In our forum a new member, Fred Broca, asked a question about whether or not Hasbro listened to, or acknowledged the wants and desires of the greater collecting community. Here is the original post, unedited and pasted directly from The Fighting 1:18th forums.
“I originally posted this on the Tank. I thought y’all might appreciate it.
I don’t have a computer, but I’m able to surf the site via the web browser on my phone. Through the various reading I’ve done on this site, I’ve come the startling and unfortunate realization, that we the loyal, faithful, fanboys of G.I. JOE really don’t matter to the executives at Hasbro.
Hasbro, (in my honest opinion,) they completely and totally take us for granted. The brass at Hasbro probably says, “It’s cool that we have a percentage of the collectors. We like and appreciate their support. But the reality of situation is we’re a toy company that carters to children. The target demographic of the G.I. JOE line is boys between the ages of 5-11, maybe even 12. Besides, when it comes to 3 3/4″ military based action figures and accessories, where are they going to go?”
When you think it, all of Hasbro’s decisions concerning Joe makes sense. Especially when you think about the design of certain characters and figures. This train of thought especially makes sense when you think about the direction the movie took.
Sure Hasbro will throw us a bone every now and then, but we’re not the focus. But like somebody so eloquently put in the Joes not selling well thread, http://www.hisstank.com/forum/g-i-jo…ling-well.html, “Hasbro needs to realize that as with Joes are concerned that the target demo shouldn’t be 9 yr olds, but guys who started buying the line when they were 9.”
In my day job, I’m a writer, so I can only explain this from my perspective, which, I admit, is a very limited perspective. But, to summarize my feelings, Hasbro is its own enemy.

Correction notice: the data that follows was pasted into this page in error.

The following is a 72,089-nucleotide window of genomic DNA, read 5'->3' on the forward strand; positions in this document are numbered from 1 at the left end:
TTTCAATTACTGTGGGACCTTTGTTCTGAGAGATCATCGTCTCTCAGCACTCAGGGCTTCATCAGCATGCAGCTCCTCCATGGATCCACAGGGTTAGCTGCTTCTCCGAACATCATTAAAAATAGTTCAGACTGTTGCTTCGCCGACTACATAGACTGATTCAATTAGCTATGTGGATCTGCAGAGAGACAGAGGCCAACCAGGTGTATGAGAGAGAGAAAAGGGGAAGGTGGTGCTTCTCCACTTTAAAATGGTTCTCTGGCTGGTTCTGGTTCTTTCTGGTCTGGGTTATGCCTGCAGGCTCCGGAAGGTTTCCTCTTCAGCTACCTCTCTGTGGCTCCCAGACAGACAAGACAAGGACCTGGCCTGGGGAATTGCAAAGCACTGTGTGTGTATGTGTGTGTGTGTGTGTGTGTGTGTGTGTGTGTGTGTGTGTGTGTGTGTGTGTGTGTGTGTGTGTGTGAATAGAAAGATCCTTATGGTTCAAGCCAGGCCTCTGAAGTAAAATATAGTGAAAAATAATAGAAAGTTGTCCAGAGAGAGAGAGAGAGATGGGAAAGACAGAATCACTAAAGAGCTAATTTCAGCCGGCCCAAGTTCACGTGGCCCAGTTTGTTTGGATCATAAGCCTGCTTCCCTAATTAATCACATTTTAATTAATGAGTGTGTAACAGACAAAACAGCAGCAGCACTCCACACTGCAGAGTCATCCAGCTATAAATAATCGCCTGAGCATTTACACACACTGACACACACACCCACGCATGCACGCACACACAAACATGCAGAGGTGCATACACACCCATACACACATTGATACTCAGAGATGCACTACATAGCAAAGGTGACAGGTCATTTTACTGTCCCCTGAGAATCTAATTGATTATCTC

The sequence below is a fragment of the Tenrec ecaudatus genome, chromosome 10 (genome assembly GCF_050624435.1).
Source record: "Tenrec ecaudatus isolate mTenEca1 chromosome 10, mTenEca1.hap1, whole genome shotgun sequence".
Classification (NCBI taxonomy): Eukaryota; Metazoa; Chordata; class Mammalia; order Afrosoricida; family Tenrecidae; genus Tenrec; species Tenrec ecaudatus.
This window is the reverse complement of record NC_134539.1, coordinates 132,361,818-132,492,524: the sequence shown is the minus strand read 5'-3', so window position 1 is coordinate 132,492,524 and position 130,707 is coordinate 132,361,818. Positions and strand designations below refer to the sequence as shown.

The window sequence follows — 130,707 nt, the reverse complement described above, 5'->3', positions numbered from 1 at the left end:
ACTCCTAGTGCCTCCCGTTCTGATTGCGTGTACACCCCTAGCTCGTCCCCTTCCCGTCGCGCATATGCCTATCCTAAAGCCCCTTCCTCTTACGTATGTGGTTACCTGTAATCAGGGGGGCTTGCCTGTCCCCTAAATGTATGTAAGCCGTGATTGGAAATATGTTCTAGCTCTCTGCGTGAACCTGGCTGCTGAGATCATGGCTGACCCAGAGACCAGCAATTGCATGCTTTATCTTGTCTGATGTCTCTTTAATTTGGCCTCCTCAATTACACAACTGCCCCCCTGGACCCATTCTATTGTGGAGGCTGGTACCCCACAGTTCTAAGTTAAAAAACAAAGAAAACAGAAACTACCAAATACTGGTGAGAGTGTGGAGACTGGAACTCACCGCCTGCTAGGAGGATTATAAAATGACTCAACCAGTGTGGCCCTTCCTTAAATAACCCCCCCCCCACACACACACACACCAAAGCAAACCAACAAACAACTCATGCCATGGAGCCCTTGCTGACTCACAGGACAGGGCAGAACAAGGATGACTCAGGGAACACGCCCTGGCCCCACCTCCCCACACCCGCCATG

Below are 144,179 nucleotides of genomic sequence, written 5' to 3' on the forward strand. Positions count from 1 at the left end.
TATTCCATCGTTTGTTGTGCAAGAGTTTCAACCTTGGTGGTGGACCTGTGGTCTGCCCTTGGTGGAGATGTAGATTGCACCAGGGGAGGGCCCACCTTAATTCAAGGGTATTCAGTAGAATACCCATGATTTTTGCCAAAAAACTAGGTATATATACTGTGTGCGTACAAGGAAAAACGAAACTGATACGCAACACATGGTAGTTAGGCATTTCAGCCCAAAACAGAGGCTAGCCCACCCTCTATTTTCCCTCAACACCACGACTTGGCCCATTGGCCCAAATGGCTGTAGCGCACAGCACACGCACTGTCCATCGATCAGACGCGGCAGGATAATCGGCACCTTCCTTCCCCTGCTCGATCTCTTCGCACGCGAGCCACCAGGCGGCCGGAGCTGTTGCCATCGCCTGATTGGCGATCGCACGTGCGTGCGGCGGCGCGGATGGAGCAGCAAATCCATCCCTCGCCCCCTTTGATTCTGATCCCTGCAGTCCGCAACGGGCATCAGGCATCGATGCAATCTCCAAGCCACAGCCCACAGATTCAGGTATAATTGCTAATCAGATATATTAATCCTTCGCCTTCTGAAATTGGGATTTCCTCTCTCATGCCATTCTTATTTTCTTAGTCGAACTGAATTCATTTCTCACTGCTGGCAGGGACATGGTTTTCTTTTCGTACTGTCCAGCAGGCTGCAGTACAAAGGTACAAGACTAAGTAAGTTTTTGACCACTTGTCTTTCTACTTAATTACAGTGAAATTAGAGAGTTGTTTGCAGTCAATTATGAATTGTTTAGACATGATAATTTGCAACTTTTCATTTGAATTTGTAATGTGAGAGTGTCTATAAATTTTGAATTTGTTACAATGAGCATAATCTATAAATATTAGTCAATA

Let me explain.
The collector’s think they aren’t getting listened to enough or are being ignored altogether, when, in essence, it doesn’t matter either way. Hasbro does listen to collector’s. Look at the entire 25th Anniversary series of GI Joes. Hasbro can’t get any more connected to its collector base demographic than directly re-releasing virtually everything we loved about the line in a greatly improved format. Unfortunately for collector’s, Hasbro needs to branch out beyond middle aged men for long term financial stability got the better of them. Collector’s are a limited demographic even today. Most of the guys that loved GI Joe as kids are grown up living productive, toy free lives. Hasbro needs children to buy toys.
It’s not that Hasbro doesn’t want to listen to you, or even that they ignore you outright, it’s just that what you want isn’t the secret sauce of success in today’s day and age. Most collector’s want what they had as children. Today’s children aren’t yesterday’s children. This is why past generations thought we acted oddly as children, and why we believe that newer generations of children act oddly. It’s called getting old. GI Joe was popular during the 80s. This was a reflection of the times we lived in. Not just the political landscape, but the entire landscape of child entertainment was fundamentally different than it is today. Children occupied their time more so with toys and cartoons than they do today. Video games and computers weren’t the dominate forms of entertainment back then.
GI Joe left a mark on us because it was there, it was a constant in our lives. Collector’s are simply stuck in the 80s. We grew up with it, but outside of that, there is actually very little we can do to help GI Joe enter a new age. Hasbro helps us where they can, but we can’t sustain GI Joe in this century. Our love of this golden era, the Real American Hero era has completely hypnotized us in everything we perceive about the brand, so we fight for all the wrong things and are, therefore, the wrong demographic to be sought for advice.
But… despite all this obvious knowledge this is not Hasbro’s primary problem. Hasbro needs to radically alter the way it perceives its own properties if they want them to become as engaging as Star Wars.
The only constant in GI Joe is that every time GI Joe resurfaces, it will inevitably disappear. The main problem Hasbro faces when comparing GI Joe to Star Wars is that GI Joe is not a timeless property like Star Wars is. Every time Hasbro tries to dust off its GI Joe franchise, they discover everything that made it relevant last time are not the same things that are relevant today. Star Wars has remained relevant for over thirty years all the while remaining relatively unchanged, but it has a thriving, expansive mythology that can be drawn upon. A mythology that doesn’t have to reinvent itself every five years. Star Wars has timeless themes, stories that are epic in scope, heroic and recognizable characters, and it seeks to pioneer facets of the medium it chooses to occupy at the time.